Murder on the Tor: A Cozy Murder/Mystery by @FrancesEvesham #bookreview for #RBRT #FridayReads

  • torAuthor: Frances Evesham
  • Published: May 2016 by AinsleyAssociates
  • Category: Cozy Murder Mystery
  • four-half-stars

A silent child, a necklace of amber beads, and a body on Glastonbury Tor add up to more cosy crime in the third Exham on Sea Mystery. 

If you’ve been following the Exham on Sea Mysteries you’ll know that Libby Forest always manages, however rashly, to be in the thick of the action. This story is no exception. About to walk up Glastonbury Tor with Bear, the huge Carpathian sheepdog, who now belongs to handsome and still secretive Max Ramshore. Before Libby and Bear could begin their walk a heavy mist falls, obscuring the Tor. As Bear disappears into the mist Libby hears a howl. Reluctantly following Bear she eventually breaks through the mist into bright sunshine and sees a young girl who disappears as Libby turns to speak to her. With a frightened Bear and an Amber necklace, which Libby finds in the muddy ground, she makes her way back down the Tor. Nearing the bottom of the hill, Libby sees Detective Sergeant Joe Ramshore, Max’s son, along with several other policemen. They’d had a call about a dead man on the Tor.

Glastonbury Tor through the mist

Glastonbury Tor through the mist

Libby dragged a listless Bear back to the car, fear lying heavy in her chest. A death on the hill? Not the child, please. Not the little girl. Libby’s lips shaped the words, repeating them under her breath, as though they were a mantra. 

Joe said it was a man. A dead man. Libby clung to the thought, but her heart still thudded and bile rose in her throat.

Libby and Max’s suspicious are roused when they discover the body on the Tor is that of a local photographer whose exhibition Max was going to attend the next day. The death is being classed as a suicide. Joe Ramshore has his doubts and tacitly agrees to Max and Libby following their own lines of enquiry. 

A well paced story with a detailed plot, written in a natural, flowing style. Libby and Max’s shaky relationship takes a backward step when Max seems more reticent than ever and Libby doesn’t understand why. The two amateur sleuths uncover more than they bargain for, and discover the murder on the Tor is a small part of a much bigger picture, as they delve into dangerous secrets from the past, involving Libby’s late husband and members of the community.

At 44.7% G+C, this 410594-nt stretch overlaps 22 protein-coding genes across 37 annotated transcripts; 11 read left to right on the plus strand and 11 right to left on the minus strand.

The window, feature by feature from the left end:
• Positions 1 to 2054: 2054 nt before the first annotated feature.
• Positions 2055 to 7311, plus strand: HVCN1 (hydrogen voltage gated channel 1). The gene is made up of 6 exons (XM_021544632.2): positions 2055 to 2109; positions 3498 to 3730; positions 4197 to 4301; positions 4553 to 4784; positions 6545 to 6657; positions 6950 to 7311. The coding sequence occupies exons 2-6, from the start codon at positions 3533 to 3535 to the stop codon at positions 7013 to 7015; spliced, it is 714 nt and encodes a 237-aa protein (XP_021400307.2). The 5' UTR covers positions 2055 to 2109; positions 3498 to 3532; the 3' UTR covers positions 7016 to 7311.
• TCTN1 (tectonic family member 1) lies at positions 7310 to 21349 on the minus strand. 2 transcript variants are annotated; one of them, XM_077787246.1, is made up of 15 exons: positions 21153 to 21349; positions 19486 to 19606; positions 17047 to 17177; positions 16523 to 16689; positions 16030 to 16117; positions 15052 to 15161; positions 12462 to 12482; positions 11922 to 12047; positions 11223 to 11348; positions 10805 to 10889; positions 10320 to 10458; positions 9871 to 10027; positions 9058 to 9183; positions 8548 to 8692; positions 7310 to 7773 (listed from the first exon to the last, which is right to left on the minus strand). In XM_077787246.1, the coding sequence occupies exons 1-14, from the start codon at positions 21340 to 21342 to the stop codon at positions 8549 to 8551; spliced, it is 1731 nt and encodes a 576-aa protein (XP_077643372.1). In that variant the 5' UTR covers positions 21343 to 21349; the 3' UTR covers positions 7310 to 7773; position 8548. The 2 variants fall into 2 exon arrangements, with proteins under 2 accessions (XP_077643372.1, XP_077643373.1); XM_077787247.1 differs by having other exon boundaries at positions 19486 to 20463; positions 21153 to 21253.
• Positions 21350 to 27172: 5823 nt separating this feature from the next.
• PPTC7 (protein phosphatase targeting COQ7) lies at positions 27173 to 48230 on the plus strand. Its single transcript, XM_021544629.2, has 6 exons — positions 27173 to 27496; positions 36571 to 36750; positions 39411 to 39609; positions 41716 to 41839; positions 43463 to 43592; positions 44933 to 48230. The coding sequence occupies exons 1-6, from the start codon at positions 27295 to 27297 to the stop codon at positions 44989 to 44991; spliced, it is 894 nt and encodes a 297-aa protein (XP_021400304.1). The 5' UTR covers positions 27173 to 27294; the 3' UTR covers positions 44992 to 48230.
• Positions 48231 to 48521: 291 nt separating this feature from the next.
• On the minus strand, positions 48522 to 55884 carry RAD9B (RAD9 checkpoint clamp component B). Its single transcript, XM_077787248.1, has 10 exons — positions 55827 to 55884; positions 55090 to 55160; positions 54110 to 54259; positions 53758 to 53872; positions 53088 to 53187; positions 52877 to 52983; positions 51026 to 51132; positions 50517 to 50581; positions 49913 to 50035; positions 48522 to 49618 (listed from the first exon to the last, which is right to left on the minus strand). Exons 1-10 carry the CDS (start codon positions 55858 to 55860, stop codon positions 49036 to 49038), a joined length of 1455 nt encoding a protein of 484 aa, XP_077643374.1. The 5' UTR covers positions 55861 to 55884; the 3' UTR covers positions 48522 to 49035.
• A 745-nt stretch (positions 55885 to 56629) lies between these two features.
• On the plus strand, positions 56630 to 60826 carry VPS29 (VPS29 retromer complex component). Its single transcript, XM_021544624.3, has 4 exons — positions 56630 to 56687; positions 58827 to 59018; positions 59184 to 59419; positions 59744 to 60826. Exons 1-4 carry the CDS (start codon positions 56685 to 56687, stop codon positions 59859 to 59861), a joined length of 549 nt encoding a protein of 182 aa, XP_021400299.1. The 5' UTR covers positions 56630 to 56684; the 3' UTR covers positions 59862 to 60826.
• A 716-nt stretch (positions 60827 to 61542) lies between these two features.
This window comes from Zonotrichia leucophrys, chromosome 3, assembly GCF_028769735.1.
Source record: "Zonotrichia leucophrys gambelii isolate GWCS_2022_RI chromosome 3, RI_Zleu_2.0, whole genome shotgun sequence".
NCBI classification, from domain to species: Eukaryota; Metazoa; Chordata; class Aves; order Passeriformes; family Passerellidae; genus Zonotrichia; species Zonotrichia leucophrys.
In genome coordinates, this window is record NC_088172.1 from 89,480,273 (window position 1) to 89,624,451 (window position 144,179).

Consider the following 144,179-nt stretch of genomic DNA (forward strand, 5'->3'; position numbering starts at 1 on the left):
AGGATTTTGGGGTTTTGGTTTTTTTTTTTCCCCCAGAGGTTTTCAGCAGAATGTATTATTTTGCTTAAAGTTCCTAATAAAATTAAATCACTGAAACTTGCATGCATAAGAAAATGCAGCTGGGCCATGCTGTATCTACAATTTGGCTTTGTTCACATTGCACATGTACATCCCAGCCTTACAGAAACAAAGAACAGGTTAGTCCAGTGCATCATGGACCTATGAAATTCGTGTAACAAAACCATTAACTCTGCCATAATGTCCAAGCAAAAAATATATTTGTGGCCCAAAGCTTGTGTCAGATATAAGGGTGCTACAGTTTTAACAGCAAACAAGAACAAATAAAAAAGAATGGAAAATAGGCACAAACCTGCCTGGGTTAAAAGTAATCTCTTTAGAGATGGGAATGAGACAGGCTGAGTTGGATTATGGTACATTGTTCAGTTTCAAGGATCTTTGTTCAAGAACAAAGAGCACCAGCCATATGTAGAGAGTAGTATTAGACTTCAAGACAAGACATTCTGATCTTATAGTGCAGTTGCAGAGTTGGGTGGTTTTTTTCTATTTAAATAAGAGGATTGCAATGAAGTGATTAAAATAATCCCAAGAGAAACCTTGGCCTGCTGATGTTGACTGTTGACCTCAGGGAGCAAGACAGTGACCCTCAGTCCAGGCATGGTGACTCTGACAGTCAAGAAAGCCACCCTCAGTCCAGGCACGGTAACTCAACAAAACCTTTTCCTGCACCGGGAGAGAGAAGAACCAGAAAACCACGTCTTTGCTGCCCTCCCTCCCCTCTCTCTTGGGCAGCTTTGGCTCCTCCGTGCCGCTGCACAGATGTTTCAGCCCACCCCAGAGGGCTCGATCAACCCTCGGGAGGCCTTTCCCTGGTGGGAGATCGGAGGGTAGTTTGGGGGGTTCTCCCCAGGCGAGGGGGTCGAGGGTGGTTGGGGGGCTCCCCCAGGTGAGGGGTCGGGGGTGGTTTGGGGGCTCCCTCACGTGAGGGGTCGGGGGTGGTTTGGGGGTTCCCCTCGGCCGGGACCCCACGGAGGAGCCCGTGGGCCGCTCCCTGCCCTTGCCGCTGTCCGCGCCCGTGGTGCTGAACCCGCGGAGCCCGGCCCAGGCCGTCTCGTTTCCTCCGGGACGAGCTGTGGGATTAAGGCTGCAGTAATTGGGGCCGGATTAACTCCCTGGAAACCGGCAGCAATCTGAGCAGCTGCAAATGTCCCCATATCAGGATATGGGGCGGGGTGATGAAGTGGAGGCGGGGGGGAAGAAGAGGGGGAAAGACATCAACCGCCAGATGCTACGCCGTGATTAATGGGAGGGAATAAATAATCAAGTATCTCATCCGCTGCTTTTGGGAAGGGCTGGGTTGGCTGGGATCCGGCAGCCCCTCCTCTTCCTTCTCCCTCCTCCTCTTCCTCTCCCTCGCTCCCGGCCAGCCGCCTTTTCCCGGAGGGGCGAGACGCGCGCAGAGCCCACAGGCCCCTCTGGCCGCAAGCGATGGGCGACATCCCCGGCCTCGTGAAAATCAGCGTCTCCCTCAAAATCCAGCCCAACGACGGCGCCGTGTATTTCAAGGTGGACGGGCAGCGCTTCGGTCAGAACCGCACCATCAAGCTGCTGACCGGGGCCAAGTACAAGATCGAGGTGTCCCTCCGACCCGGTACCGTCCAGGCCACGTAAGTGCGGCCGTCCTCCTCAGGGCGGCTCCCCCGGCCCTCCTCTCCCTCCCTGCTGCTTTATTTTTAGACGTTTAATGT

This is my favourite of the stories so far, the characters are developing and the fact the murder uncovers years of criminal activities gives it depth. The guilty parties deserve their comeuppance and I love the role Bear plays in the story. Again, I’m very familiar with, and love, the setting. I’ve walked up the Tor and it’s one of those places that does have its own unique atmosphere, which could be influenced by the weather. I can imagine how creepy it would feel to be wandering around in the mist. Love the cover image too.

rosies-book-review-team-1Book links ~ Amazon UK | US

This book is reviewed for Rosie Amber‘s book review team and is based on a digital copy from the author. This does not affect my opinion or the content of my review.

About Frances Evesham

FrancesEveshamFrances Evesham writes mystery stories: the Exham on Sea contemporary crime series set in a small Somerset seaside town, and the Thatcham Hall Mysteries, 19th Century historical mystery romances set in Victorian England.

She collects grandsons, Victorian ancestors and historical trivia, likes to smell the roses, lavender and rosemary, and cooks with a glass of wine in one hand and a bunch of chillies in the other. She loves the Arctic Circle and the equator and plans to visit the penguins in the south one day.

She’s been a speech therapist, a professional communicator and a road sweeper and worked in the criminal courts. Now, she walks in the country and breathes sea air in Somerset.

 Website | Twitter

 

9 thoughts on “Murder on the Tor: A Cozy Murder/Mystery by @FrancesEvesham #bookreview for #RBRT #FridayReads

Comments are closed.